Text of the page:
Apple Down, Google Up, Microsoft Bounces Back

The world of tech and tech accessories has radically changed in the last few months, and from what I can tell, nobody noticed.  Here is my take on the “big picture” of phones, tablets, watches and whatever.

Apple really needs Steve Jobs back

Today is the 5th Anniversary of the iPad, the game changer device that has not only changed how we surf the web, but how we play games, watch TV, read books, and keep our lives organized. It was a groundbreaking device that is still making waves.

Fast forward to March 9, 2015 when Apple held another semi annual big presentation on what is “new” from Apple. It solidified my opinion of Apple I got from a similar event last October (when they finally got around to making a bigger iPhone): Apple is no longer on the cutting edge, they are riding in the wake.

What did they announce? An Apple Watch, a technology others have experimented with the last couple of years which only the nerdiest people think is cool.

A new MacBook which is pretty much the most overpriced device ever offered by Apple.  This is basically a “netbook” as it is not powerful enough to do much beyond what you can already do on any tablet.

In my honest opinion, Apple is now a full two years behind everybody else, and losing ground.

Google is now the industry leader

Android 5 released in November, is now the default OS for hand held devices. It is a major step up from 4.4 and it is an actual game changer.

Android 5 brings with it a suite of common “apps” that use the same interface and work together.  You might ask, “So what?”, but I think Android 5 marks the beginning of the end of the reign of “apps”.

It was never spoken, but we have all known that apps have basically consisted of web sites and flash games that we either pay for with money or ad spam (or both) just so that it will work on our phone. Except for a few games, most apps exist out of stupidity. Companies are now pushing customers to download their apps to make purchasing their stuff easier.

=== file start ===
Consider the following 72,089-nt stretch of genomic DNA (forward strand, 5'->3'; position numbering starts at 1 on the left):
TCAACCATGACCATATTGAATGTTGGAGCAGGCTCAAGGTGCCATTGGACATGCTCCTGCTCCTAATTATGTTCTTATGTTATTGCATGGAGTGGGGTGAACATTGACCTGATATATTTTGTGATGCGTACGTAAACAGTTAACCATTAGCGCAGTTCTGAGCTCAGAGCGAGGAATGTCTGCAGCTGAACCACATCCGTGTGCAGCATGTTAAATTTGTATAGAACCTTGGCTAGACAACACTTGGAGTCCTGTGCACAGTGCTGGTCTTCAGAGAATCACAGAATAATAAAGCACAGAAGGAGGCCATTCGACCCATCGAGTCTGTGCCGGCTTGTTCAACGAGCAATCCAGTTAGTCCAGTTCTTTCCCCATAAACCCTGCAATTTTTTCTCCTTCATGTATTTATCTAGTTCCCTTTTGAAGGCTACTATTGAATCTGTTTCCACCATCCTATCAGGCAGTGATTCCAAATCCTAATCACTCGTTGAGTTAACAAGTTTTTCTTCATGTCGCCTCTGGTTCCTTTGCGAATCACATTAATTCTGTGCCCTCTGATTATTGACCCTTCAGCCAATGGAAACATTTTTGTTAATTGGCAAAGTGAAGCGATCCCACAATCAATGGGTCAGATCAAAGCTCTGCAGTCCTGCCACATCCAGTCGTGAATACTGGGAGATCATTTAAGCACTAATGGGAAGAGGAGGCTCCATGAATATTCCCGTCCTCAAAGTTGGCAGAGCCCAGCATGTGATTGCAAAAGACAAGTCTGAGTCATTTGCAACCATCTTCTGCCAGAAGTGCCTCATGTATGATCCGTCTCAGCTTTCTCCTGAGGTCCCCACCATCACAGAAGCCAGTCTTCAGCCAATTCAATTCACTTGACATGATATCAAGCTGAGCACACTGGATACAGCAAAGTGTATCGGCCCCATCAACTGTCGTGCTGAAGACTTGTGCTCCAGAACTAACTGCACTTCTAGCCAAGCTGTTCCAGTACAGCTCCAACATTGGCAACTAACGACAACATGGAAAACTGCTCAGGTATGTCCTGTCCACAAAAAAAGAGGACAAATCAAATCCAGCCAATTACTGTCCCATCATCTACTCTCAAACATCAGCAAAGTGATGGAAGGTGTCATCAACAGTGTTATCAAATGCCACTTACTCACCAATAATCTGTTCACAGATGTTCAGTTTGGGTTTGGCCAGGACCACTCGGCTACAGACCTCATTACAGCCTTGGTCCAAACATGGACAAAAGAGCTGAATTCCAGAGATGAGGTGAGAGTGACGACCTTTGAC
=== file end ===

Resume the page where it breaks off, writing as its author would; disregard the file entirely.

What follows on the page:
Only a handful of apps are useful, the majority of Apps basically just fill our devices limited memory with junk we once found funny or amusing.

The ones that are actually useful are the ones that provide us info we want or need, and the way they do that is through “push notification”.  That’s the first revelation of App demise.

The second revelation is this: Every app seems to want to have its own interface design, this is a problem as it means you have to learn how to get information you need from many different interfaces.  We forgot this lesson was learned a long time ago. The thing that made Macintosh computers successful back in the 80’s is that every program had the same interface.  Microsoft figured this out finally with the release of Windows in the early 90’s.

Google is now doing the same thing for Android.  The philosophy behind Android 5 seems to be a common interface among the built in apps, and these interface tools are being made available to app designers, too.

These two observations are gaining strength in the industry and will lead to the “End Of Apps As We Know Them”.  Goodbye pages and pages of apps, hello easy access to the info you are looking for. Android 5 is designed around that philosophy, and it’s a welcome change.

Microsoft is back behind the wheel

The only thing really holding back Microsoft right now is that Windows 10 isn’t ready, yet.  A common OS for phone, tablet, laptop and desktop is just too cool.

In a rush to jump into the mobile market, Microsoft’s recent history has been full of one boondoggle after another.  One of the biggest was Windows RT project, a broken version of windows for mobile processors.  Their first tablets Microsoft Surface and Surface 2 ran on RT, even though similar sized devices with full Windows 8, were already being released.  The heavily advertised but widely rejected Windows Phones could only run RT, and these poor selling tablets were an attempt to get developers to support the Windows app store.

This past month they released the Surface 3, the first in the non “pro” line that runs full Windows 8.1 and is powerful enough to run most windows software, except graphic heavy games.

The Surface 3 is about half the cost of the above mentioned MacBook, and its stats are comparatively the same.

If you are really looking to save money I recently tested a $77 Windows 8.1 tablet. How was it? Well about what you would expect from a $77 tablet. They spared every expense, including a battery that did not charge all the way, no sleep mode so you have to sign in every time to you turn it on, and buttons in the worse possible locations.  Bottom line, there are a lot of decent name brand tablets between $200-300 that are better deals.

Still, the mere fact that $77 tablets exist shows that Microsoft can be competitive with Apple and Android, and that’s the bigger picture. By the end of the year, inexpensive phones that run full Windows 10 should be available.

Windows 10 is going to be a game changer, a common OS that adapts itself depending on whether it is on a phone, tablet, or PC. The PC version of the interface is a lot more Windows 7 like than even 8.1 is, while the tablet version is more fat finger friendly to make it useable on small screens.  Microsoft’s free cloud storage will automatically move your profile and data to any device you sign in on.  This is a huge incentive to go all Windows on all devices.